# Fastest way to plot a line on a paper?

This might be very simple but I always take ages to plot a simple line on paper.

For example, if I have $Z=3x_1 + 2x_2$

What is the fastest way I can plot this correctly ? I always do a small table with $x_1$ and $x_2$ values and find where $x_2$ is located when $x_1=0$ or $x_1=1$ etc ... this is very inefficient and time consuming.

Can someone tell me what methods are more superior than the one I use ?

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Is $Z$ a constant? – Nameless Dec 28 '12 at 13:50
You only need two points to draw a line, if you have a straight edge. – Thomas Andrews Dec 28 '12 at 13:56

Any line is completely determined by two points.

I.e., One and only one line can intersect two points (in Euclidean, Cartesian plane).

So it suffices to find two points on a given line.

Note: you can discover two points easily by setting $\quad x_1 = 0\implies x_2 =\dfrac Z2\quad$ and setting $\quad x_2 = 0 \implies x_1 = \dfrac Z3,\quad$ thus giving you the two points you need to graph the line!

Using your example, we can learn more about the line, and find an expression which plots one variable as a function of the other: $$Z=3x_1 + 2x_2,$$ with $Z$ is some constant (a particular value, depending on context). (You mention "plotting a line", so I am assuming we have a strict line.)

$$\text{Let}\quad y = x_1, x = x_2\quad$$ (so we can plot the function of one variable in terms of the other. You can use a same procedure, as what follows, if you want to plot $y = x_2$ in terms of $x = x_1$.)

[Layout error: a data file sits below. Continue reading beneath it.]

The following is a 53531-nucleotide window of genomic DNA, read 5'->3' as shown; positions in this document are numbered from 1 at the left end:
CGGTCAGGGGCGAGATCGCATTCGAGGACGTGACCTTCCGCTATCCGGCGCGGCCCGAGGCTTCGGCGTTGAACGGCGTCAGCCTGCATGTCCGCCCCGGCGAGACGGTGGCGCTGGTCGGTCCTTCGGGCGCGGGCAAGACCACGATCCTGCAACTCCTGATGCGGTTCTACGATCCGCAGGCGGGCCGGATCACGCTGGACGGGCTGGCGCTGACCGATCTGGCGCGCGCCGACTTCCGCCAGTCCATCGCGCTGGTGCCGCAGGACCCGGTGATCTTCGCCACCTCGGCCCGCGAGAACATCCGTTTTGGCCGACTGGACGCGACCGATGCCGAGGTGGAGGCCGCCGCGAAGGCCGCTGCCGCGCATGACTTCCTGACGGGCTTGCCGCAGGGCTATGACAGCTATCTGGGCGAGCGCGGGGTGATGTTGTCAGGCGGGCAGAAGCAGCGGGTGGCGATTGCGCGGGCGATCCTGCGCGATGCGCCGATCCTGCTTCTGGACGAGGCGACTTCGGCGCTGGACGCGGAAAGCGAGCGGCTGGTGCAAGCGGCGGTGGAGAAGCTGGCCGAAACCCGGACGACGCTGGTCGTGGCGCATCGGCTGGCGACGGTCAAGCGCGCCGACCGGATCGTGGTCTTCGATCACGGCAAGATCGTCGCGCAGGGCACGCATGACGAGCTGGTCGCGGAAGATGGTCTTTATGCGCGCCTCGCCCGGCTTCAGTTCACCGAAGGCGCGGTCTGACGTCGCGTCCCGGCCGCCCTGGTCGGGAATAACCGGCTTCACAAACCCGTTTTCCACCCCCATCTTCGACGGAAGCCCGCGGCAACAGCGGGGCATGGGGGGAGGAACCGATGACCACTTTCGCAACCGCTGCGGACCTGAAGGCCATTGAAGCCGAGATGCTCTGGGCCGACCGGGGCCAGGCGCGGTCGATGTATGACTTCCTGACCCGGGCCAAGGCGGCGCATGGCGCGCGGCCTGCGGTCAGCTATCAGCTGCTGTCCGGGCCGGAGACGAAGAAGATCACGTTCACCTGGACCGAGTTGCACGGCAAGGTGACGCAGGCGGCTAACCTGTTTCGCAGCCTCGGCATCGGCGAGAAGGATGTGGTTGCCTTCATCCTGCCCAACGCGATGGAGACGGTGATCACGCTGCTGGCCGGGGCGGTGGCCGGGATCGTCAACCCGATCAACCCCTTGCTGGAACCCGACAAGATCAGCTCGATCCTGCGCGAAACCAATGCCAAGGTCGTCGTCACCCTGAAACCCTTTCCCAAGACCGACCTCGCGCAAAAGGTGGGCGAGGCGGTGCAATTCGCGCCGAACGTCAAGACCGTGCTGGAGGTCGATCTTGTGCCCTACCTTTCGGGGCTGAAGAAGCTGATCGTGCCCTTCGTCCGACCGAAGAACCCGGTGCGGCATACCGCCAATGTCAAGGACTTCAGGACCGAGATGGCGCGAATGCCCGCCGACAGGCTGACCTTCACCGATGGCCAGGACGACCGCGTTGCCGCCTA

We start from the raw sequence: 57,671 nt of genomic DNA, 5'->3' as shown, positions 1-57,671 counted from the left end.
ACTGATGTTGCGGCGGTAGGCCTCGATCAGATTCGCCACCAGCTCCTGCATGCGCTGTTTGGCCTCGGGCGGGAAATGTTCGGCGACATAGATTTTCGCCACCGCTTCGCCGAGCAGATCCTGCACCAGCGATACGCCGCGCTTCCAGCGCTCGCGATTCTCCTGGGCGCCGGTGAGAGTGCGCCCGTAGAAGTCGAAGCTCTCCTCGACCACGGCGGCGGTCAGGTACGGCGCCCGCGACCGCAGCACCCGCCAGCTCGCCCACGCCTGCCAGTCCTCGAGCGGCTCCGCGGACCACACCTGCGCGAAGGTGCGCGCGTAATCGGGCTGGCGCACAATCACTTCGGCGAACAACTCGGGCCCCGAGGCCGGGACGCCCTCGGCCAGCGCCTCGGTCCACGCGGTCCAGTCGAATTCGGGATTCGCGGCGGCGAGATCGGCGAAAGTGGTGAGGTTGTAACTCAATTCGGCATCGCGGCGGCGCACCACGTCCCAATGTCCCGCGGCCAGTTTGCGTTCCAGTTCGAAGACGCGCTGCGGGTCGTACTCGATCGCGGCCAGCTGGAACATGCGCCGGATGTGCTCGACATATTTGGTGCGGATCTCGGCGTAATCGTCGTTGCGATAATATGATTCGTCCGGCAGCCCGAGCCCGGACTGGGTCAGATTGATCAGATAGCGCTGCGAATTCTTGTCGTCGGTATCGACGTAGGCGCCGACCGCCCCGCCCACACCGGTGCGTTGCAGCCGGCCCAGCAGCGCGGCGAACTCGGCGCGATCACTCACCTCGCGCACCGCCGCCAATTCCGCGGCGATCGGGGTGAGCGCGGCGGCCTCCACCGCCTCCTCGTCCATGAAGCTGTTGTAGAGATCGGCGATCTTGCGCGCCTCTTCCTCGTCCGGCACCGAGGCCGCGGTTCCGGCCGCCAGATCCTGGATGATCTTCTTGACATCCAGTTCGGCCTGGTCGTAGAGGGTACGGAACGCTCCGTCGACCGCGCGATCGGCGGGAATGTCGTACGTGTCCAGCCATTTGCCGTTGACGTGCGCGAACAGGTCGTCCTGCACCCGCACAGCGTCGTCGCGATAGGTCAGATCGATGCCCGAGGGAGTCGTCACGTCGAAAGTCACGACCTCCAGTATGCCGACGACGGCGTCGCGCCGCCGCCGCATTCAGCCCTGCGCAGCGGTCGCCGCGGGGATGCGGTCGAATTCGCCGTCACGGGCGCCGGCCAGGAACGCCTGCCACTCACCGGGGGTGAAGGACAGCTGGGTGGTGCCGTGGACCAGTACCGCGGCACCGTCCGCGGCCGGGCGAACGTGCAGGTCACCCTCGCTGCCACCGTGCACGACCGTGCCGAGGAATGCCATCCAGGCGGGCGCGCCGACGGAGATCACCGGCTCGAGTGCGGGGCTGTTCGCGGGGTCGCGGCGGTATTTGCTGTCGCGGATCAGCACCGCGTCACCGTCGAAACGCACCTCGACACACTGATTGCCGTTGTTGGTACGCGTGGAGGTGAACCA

$$Z = 3y + 2x \iff -3y = 2x - Z \iff y = -\dfrac 23x + \dfrac Z3\quad \left(x_1 = -\dfrac 23 x_2 + \frac Z3\right)$$

Then you have the equation for the line in slope-intercept form:

The line intersects the y-axis at $x = 0 \implies y = \dfrac{Z}{3}$, so one point is $\left(0, \frac{Z}{3}\right).$ (This is called the y-intercept). Then use "slope" $m$, which is the coefficient of the $x$ term, here $m = -\dfrac23 = \dfrac{\text{rise}}{\text{run}}$.

Slope will given you information about how one variable relates to the other. Positive slope givens you a line where one variable correlates positively with the other; negative slope gives you a line where one variable correlates negatively with the other variable.

From the y-intercept, move down two units (i.e., $-2$) along the y-axis, and three units in the positive x-direction, to the point $\left(3, \frac Z3 - 2\right)$.

With two points on the line (two points satisfying the equation), you can use a straightedge to draw the line connecting/intersecting the points and thereby plot the given line.

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THis was the simplest to understand, thank you. – NLed Dec 29 '12 at 14:15
You're very welcome, NLed. – amWhy Dec 29 '12 at 14:23

The most efficient way to graph a linear function in standard form, $ax_1 + bx_2 = c$ is to find the intercepts, if $a, b, c \neq 0$ (we'll discuss the cases when either $a=0$, $b=0$, or $c=0$ later). To find the $x_1$-intercept, simply substitute $x_2=0$. This gives:

$$\begin{array}{rcl} ax_1 + b(0) &=& c\\ ax_1 &=& c \\ x_1 &=& \frac{c}{a} \end{array}$$